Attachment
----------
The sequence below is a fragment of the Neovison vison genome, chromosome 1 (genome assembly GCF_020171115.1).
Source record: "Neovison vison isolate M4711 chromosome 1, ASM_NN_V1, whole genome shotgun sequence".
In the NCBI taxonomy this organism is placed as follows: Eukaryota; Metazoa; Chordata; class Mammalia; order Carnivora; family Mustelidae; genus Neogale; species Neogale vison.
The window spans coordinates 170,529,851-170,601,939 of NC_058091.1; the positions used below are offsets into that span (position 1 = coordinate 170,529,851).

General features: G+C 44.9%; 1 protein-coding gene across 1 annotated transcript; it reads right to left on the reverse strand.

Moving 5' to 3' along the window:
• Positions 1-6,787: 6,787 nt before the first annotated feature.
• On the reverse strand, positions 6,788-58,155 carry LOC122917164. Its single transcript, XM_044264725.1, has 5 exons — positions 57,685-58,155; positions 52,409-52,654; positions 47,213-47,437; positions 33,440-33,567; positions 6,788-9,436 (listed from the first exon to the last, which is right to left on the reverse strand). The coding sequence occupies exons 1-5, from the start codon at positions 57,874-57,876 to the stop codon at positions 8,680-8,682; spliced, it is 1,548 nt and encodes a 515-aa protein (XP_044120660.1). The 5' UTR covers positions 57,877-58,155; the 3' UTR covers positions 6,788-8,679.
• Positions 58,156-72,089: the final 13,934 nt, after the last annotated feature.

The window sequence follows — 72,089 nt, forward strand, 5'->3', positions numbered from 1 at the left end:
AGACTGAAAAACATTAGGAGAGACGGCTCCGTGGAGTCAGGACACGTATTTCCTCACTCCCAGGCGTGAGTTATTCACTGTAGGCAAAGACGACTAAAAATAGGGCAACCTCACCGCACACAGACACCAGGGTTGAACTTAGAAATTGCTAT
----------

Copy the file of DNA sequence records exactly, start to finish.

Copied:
The sequence below is a fragment of the Neovison vison genome, chromosome 1 (genome assembly GCF_020171115.1).
Source record: "Neovison vison isolate M4711 chromosome 1, ASM_NN_V1, whole genome shotgun sequence".
In the NCBI taxonomy this organism is placed as follows: Eukaryota; Metazoa; Chordata; class Mammalia; order Carnivora; family Mustelidae; genus Neogale; species Neogale vison.
The window spans coordinates 170,529,851-170,601,939 of NC_058091.1; the positions used below are offsets into that span (position 1 = coordinate 170,529,851).

General features: G+C 44.9%; 1 protein-coding gene across 1 annotated transcript; it reads right to left on the reverse strand.

Moving 5' to 3' along the window:
• Positions 1-6,787: 6,787 nt before the first annotated feature.
• On the reverse strand, positions 6,788-58,155 carry LOC122917164. Its single transcript, XM_044264725.1, has 5 exons — positions 57,685-58,155; positions 52,409-52,654; positions 47,213-47,437; positions 33,440-33,567; positions 6,788-9,436 (listed from the first exon to the last, which is right to left on the reverse strand). The coding sequence occupies exons 1-5, from the start codon at positions 57,874-57,876 to the stop codon at positions 8,680-8,682; spliced, it is 1,548 nt and encodes a 515-aa protein (XP_044120660.1). The 5' UTR covers positions 57,877-58,155; the 3' UTR covers positions 6,788-8,679.
• Positions 58,156-72,089: the final 13,934 nt, after the last annotated feature.

The window sequence follows — 72,089 nt, forward strand, 5'->3', positions numbered from 1 at the left end:
AGACTGAAAAACATTAGGAGAGACGGCTCCGTGGAGTCAGGACACGTATTTCCTCACTCCCAGGCGTGAGTTATTCACTGTAGGCAAAGACGACTAAAAATAGGGCAACCTCACCGCACACAGACACCAGGGTTGAACTTAGAAATTGCTAT